Using model-based geostatistics for assessing the elimination of trachoma

Sasanami, Misaki and Amoah, Benjamin and Diori, Adam Nouhou and Amza, Abdou and Souley, Abdoul Salam Youssoufou and Bakhtiari, Ana and Kadri, Boubacar and Szwarcwald, Célia L. and Ferreira Gomez, Daniela Vaz and Almou, Ibrahim and Lopes, Maria de Fátima Costa and Masika, Michael P. and Beidou, Nassirou and Boyd, Sarah and Harding-Esch, Emma M. and Solomon, Anthony W. and Giorgi, Emanuele (2023) Using model-based geostatistics for assessing the elimination of trachoma. PLoS Neglected Tropical Diseases, 17 (7). ISSN 1935-2727

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Background: Trachoma is the commonest infectious cause of blindness worldwide. Efforts are being made to eliminate trachoma as a public health problem globally. However, as prevalence decreases, it becomes more challenging to precisely predict prevalence. We demonstrate how model-based geostatistics (MBG) can be used as a reliable, efficient, and widely applicable tool to assess the elimination status of trachoma. Methods: We analysed trachoma surveillance data from Brazil, Malawi, and Niger. We developed geostatistical Binomial models to predict trachomatous inflammation—follicular (TF) and trachomatous trichiasis (TT) prevalence. We proposed a general framework to incorporate age and gender in the geostatistical models, whilst accounting for residual spatial and non-spatial variation in prevalence through the use of random effects. We also used predictive probabilities generated by the geostatistical models to quantify the likelihood of having achieved the elimination target in each evaluation unit (EU). Results: TF and TT prevalence varied considerably by country, with Brazil showing the lowest prevalence and Niger the highest. Brazil and Malawi are highly likely to have met the elimination criteria for TF in each EU, but, for some EUs, there was high uncertainty in relation to the elimination of TT according to the model alone. In Niger, the predicted prevalence varied significantly across EUs, with the probability of having achieved the elimination target ranging from values close to 0% to 100%, for both TF and TT. Conclusions: We demonstrated the wide applicability of MBG for trachoma programmes, using data from different epidemiological settings. Unlike the standard trachoma prevalence survey approach, MBG provides a more statistically rigorous way of quantifying uncertainty around the achievement of elimination prevalence targets, through the use of spatial correlation. In addition to the analysis of existing survey data, MBG also provides an approach to identify areas in which more sampling effort is needed to improve EU classification. We advocate MBG as the new standard method for analysing trachoma survey outputs.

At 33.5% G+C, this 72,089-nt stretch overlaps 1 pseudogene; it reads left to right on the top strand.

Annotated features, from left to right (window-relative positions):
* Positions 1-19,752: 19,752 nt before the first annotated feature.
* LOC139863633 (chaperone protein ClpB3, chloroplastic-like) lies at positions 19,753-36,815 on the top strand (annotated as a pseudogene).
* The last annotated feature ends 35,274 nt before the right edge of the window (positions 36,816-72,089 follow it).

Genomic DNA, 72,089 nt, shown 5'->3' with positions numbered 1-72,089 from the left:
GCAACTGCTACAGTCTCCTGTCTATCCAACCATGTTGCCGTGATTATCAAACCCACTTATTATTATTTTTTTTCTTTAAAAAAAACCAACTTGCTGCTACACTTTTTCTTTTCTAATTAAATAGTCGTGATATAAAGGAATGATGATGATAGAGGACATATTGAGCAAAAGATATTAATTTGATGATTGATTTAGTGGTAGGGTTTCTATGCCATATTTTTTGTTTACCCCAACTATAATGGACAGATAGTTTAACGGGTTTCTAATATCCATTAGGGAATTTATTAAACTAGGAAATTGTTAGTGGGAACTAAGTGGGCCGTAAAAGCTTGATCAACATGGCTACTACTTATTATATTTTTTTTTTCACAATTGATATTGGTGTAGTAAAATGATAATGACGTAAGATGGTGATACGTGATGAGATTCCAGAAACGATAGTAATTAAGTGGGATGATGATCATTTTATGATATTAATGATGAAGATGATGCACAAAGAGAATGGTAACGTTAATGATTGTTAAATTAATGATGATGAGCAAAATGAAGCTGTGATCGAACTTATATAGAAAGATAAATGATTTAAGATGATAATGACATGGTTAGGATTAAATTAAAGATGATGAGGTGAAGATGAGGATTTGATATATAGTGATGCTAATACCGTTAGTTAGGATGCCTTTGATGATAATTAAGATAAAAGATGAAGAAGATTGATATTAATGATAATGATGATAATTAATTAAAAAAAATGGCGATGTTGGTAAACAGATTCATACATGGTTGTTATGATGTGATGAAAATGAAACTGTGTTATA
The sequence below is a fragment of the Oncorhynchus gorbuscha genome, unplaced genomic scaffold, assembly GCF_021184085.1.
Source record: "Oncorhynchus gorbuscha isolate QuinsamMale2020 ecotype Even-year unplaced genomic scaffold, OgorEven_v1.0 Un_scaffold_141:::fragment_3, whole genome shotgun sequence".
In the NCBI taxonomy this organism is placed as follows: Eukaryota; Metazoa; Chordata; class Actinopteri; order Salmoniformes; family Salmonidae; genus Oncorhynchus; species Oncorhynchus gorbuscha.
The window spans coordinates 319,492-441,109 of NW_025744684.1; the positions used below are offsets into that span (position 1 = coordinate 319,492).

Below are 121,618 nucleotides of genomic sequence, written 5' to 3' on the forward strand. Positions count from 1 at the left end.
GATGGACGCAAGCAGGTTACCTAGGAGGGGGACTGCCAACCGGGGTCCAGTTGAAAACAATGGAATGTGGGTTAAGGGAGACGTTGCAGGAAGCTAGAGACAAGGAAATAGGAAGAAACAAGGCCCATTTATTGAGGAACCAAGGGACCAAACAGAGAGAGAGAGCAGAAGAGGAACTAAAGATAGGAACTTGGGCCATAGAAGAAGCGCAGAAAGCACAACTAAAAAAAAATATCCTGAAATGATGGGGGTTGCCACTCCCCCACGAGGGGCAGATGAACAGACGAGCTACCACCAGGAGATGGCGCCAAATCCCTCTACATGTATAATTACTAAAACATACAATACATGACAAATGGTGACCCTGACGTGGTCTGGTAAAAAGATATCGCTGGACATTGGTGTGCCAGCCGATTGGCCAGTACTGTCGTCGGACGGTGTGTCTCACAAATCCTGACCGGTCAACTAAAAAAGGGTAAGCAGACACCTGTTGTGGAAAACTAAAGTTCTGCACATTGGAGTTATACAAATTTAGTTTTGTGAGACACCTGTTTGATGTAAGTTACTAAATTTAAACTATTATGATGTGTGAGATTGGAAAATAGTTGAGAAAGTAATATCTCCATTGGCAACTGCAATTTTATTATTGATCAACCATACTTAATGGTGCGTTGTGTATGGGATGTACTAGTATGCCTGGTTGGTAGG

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Journal Article
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PLoS Neglected Tropical Diseases
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31 Jul 2023 10:50
Last Modified:
10 Oct 2023 00:43